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Subject: Re: [ub] bit_cast and indeterminate values
From: Richard Smith (richardsmith_at_[hidden])
Date: 2019-06-21 20:48:18


On Fri, Jun 21, 2019 at 5:46 PM Gabriel Dos Reis <gdr_at_[hidden]> wrote:

> On Jun 20, 2019, at 6:51 PM, Richard Smith <richardsmith_at_[hidden]>
> wrote:
>
> On Thu, Jun 20, 2019 at 2:22 PM Richard Smith <richardsmith_at_[hidden]>
> wrote:
>
>> As currently specified, bit_cast from an indeterminate value produces an
>> unspecified value rather than an indeterminate value. That means this can't
>> be implemented by a simple load on some implementations, and instead will
>> require some kind of removing-the-taint-of-an-uninitialized-value operation
>> to be performed. (A similar concern applies to reading from padding bits.)
>>
>> Is that the intent?
>>
>
> I chatted with JF about this. The intent is as follows:
>
> * bits of the input that don't have defined values result in the
> corresponding bit of the output being "bad"
> * if any part of a scalar object is "bad", that object has an
> indeterminate value
>
> Some examples:
>
>
> struct A { char c; /* char padding : 8; */ short s; };
> struct B { char x[4]; };
>
> B one() {
> A a = {1, 2};
> return std::bit_cast<B>(a);
> }
>
> In one(), the second byte of the object representation of a is bad. That
> means that the second byte of the produced B object is bad, so x[1] in the
> produced B object is an indeterminate value. The above function, if
> declared constexpr, would be usable in constant expressions so long as you
> don't look at one().x[1].
>
>
> A two() {
> B b;
> b.x[0] = 'a';
> b.x[2] = 1;
> b.x[3] = 2;
> return std::bit_cast<A>(b);
> }
>
> In two(), the second byte of the object representation of b is bad. But a
> bit_cast to A doesn't care because it never looks at that byte. The above
> function returns an A with a fully-defined value. If declared constexpr, it
> would produce a normal, fully-initialized value.
>
>
> int three() {
> int n;
> return std::bit_cast<int>(n);
> }
>
> In three(), the entirety of n is bad. A bit_cast from it produces an int
> whose value is indeterminate. And because we have an expression of
> non-byte-like type that produced an indeterminate value, the behavior is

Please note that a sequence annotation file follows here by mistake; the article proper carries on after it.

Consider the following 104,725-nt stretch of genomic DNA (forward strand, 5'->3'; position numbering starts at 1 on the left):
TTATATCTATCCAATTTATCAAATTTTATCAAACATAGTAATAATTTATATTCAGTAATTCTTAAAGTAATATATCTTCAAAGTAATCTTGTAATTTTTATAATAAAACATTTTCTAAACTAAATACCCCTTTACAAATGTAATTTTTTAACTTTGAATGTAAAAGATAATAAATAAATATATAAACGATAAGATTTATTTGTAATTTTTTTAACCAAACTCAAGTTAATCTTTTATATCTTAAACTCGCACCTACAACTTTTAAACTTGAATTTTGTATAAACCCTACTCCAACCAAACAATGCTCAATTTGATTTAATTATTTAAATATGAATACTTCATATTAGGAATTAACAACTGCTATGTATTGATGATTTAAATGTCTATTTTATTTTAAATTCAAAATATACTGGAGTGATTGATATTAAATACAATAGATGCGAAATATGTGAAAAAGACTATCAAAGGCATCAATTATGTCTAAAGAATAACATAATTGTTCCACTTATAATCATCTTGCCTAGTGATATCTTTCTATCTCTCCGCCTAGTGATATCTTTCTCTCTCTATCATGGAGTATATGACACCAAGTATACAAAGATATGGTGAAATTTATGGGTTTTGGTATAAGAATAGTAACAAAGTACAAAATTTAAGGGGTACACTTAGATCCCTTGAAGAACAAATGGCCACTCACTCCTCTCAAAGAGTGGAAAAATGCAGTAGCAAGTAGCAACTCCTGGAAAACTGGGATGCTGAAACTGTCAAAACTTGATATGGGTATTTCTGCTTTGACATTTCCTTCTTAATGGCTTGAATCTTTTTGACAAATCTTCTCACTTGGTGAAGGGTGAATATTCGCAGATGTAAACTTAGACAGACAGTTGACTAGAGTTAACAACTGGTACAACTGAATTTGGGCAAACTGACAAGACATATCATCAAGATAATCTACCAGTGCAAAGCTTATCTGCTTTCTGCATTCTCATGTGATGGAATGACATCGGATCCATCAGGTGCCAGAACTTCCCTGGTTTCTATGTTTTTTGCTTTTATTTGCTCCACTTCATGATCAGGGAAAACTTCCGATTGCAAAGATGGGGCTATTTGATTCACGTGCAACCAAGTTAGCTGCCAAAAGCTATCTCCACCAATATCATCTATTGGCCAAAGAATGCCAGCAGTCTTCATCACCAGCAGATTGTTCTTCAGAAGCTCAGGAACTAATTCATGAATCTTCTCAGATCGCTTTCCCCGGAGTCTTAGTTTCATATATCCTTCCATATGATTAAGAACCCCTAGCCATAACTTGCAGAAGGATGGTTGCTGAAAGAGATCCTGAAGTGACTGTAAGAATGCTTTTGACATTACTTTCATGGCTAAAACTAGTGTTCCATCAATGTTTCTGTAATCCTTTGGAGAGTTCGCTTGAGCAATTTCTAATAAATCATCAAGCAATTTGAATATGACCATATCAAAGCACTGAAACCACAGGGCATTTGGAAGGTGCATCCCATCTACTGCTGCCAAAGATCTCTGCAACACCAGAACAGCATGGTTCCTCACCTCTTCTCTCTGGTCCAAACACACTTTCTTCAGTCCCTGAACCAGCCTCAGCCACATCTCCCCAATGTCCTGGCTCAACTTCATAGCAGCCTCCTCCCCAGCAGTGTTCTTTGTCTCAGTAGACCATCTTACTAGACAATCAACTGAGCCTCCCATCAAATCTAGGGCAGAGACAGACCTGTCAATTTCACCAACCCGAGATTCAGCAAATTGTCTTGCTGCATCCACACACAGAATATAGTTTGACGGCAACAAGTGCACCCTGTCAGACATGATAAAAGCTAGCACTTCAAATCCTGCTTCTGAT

> undefined.
>
>
> Hmmm, isn’t it the lvalue-to-rvalue conversion that provokes the UB? I am
> asking a question regarding the actual cause of the UB.
>

This doesn't naturally fall out of the wording, because std::bit_cast takes
an lvalue and returns an rvalue, and is specified in terms of poking at an
object representation directly without formally performing an
lvalue-to-rvalue conversion or hitting the [basic.indet] cases where the
undefined value is "observed".

And I think that's actually in some ways a good thing: it shouldn't matter
if some part of the input to bit_cast is uninitialized so long as the
destination type has only padding in the uninitialized region.

> B four() {
> int n;
> return std::bit_cast<B>(n);
> }
>
> In four(), just like three(), the entirety of n is bad, so the scalar
> subobjects of B are bad too. But because they're of byte-like type, that's
> OK: we can copy them about and produce them from prvalue expressions.
>
>
> I think the above is captured by the following wording change:
>
> Change in [bit.cast]p1:
>
> """
> Returns: An object of type To. Each bit of the value representation of the
> result is equal to the
> corresponding bit in the object representation of from. Padding bits of
> the To object are unspecified.
> If there is no value of type To corresponding to the value representation
> produced, the behavior is
> undefined. If there are multiple such values, which value is produced is
> unspecified.
> <ins>A bit in the value representation of the result is indeterminate if
> does not correspond to a bit in the value
> representation of from or corresponds to a bit of an object that is not
> within its lifetime or has an indeterminate value ([basic.indet]).
> For each bit in the value representation of the result that is
> indeterminate,
> the smallest object containing that bit has an indeterminate value;
> the behavior is undefined unless that object is of unsigned ordinary
> character type or std::byte type.
> The result does not otherwise contain any indeterminate values.</ins>
> """
>
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